It was a great time and I think I got lucky; it was pre-AIDS, pre-Reagan, pre-Bush -- the next 12 years were bad. But the moment that I was out in the world, seemingly as a free adult, the culture itself was very open.

Are you nostalgic for those years?
I'm not personally nostalgic; I wouldn't want to go back to it. I think the film depicts -- and I've noticed this with young people -- it depicts a socialization that's gone now due to technology. As much as technology keeps us interconnected, it also takes away from the moment. People hang out less and they hang out differently. Five guys in a car driving from point A to point B, cranking up the music -- it became a thing. Now you've got a driver and everyone else is [pretends to type on a phone] doing something. You've learned to fill that nothing time with something. It's kind of a distracted, not-in-the-moment kind of thing.

The film shows how divisive disco was (and continues to be). Did you listen to it back then?
I think we all did, socially. That's where the girls and the drinks specials were. But you would never claim to like disco music. I said to my cast, 'Don't ever forget: you don't like this; this is shit!' But history has been good to it; I like a lot of it now more than I did then. If I came across The S.O.S. Band's Take Your Time (Do It Right), I will listen to that more than The Eagles' song that I've heard 98,000 times on the radio.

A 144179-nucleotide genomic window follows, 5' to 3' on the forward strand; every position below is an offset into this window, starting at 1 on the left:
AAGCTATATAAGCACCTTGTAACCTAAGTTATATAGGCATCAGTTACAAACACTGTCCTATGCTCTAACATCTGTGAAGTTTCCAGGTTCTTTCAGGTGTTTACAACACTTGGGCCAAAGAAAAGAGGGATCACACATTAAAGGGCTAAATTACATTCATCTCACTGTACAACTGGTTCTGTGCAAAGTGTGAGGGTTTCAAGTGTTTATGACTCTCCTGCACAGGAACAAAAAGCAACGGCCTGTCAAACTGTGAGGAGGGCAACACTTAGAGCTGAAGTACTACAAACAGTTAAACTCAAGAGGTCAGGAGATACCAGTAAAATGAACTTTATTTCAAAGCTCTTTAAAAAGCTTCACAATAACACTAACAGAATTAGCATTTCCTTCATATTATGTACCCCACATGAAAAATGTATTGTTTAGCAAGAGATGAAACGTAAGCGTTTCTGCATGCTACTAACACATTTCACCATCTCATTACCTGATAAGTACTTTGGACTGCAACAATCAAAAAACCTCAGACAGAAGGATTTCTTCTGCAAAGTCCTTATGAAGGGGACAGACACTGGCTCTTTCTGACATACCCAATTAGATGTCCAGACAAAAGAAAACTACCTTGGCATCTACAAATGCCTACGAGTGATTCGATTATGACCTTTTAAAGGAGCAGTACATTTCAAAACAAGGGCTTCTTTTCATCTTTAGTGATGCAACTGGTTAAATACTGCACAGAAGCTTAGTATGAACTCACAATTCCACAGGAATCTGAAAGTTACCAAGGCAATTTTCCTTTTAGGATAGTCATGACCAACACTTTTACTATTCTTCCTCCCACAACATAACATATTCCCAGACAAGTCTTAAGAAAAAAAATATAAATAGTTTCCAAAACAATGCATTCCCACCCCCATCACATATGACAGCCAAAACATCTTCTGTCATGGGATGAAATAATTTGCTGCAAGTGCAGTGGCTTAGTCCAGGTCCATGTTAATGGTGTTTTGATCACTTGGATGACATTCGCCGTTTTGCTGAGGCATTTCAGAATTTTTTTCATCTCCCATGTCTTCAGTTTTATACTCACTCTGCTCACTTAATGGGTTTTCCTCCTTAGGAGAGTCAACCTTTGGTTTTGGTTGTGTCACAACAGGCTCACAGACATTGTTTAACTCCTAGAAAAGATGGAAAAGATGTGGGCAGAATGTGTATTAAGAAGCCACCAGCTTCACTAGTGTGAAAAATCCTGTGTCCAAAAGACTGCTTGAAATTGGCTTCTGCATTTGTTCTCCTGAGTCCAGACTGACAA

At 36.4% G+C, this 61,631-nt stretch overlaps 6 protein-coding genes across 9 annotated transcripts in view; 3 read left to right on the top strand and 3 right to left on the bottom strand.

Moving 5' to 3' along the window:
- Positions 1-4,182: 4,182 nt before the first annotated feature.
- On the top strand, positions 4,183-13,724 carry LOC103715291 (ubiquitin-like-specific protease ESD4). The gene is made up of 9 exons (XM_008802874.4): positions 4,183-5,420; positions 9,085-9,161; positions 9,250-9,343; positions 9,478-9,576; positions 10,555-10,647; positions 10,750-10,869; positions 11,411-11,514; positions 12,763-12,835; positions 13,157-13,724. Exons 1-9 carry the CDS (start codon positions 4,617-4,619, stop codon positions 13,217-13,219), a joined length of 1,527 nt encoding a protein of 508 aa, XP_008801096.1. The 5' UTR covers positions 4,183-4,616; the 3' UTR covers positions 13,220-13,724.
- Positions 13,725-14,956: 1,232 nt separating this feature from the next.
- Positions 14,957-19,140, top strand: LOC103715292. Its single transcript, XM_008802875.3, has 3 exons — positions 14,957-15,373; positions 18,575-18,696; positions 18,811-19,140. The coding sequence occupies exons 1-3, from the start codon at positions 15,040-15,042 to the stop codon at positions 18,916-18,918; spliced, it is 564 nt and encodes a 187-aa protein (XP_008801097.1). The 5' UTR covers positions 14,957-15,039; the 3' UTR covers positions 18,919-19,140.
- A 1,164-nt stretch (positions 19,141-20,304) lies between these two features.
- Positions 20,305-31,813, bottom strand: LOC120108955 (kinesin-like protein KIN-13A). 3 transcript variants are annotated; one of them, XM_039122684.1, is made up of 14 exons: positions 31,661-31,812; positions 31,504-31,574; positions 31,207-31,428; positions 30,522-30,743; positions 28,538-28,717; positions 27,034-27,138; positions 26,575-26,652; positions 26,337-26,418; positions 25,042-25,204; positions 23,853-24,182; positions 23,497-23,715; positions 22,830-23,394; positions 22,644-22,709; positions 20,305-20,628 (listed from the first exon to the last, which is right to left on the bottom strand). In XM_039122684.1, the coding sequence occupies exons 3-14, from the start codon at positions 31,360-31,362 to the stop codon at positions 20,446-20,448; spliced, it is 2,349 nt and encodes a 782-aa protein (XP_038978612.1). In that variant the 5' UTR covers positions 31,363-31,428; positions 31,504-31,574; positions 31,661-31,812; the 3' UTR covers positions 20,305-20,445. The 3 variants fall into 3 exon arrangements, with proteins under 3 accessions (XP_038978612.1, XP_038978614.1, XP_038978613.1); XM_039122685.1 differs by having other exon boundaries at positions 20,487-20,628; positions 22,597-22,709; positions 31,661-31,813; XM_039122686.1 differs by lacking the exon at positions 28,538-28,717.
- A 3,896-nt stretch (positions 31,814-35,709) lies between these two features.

The guys in the film attend a punk show too, so you show how those boundaries were blurred at points.
Yeah, you were a free agent to float wherever. Sometimes you felt a little out of place of course. In the film you see them actively trying to fit in; before they go to the punk show they roughen up their look. And I remember doing that; I didn't have the hair or the clothes necessarily. I visited this friend and we were going to this punk club and he gave me a couple of things to fit in. I wore a little thing around my neck.

Did you feel totally out of place in the punk scene?
I felt a little self-conscious but I went with it. I was like: 'No one gives a fuck about you!' It's like dancing: you don't have to be a good dancer but if you look comfortable, you qualify. As long as you don't seem self-conscious about it, you can get away with damned near anything. Just own it.

Did you have reference points for the clothes the guys wear?
Oh loads. We'd look at yearbooks from college and high school. You go: 'oh yeah, I remember those.' It's really fun to work with your costume department and hair and get all those details exactly right. We looked at movies from 79 and 80, particularly comedies like Meatballs. I also showed the cast films that I just remember liking a lot, like Breaking Away, the cycling film. It's a college movie, a comedy, and a coming-of-age film.

The music is so important in the movie; you used Devo, some new wave bands and a mix of genres. What role did it play for you?
Well I'd say 100% of the time we were in our house the stereo was on. You get in the car, the stereo was on. You go to the game room, the radio's on. The stereo was always on. Music was everywhere in your life. It's important. It defines you. It bonds you with others.

Do you still have that connection?
It's never as strong as when you're a young person. You get older and you get a bit more nichey. Back then was the last time I felt like my life was infused with pop culture, too, like those were hits at that time. Moving into the 80s I had more of an underground sensibility because the 80s were so ugly to me. I eventually quit listening to the radio because I wasn't enthused about much of it. I'm still catching up with the 80s I missed.



Text Oliver Lun

Everybody Wants Some!!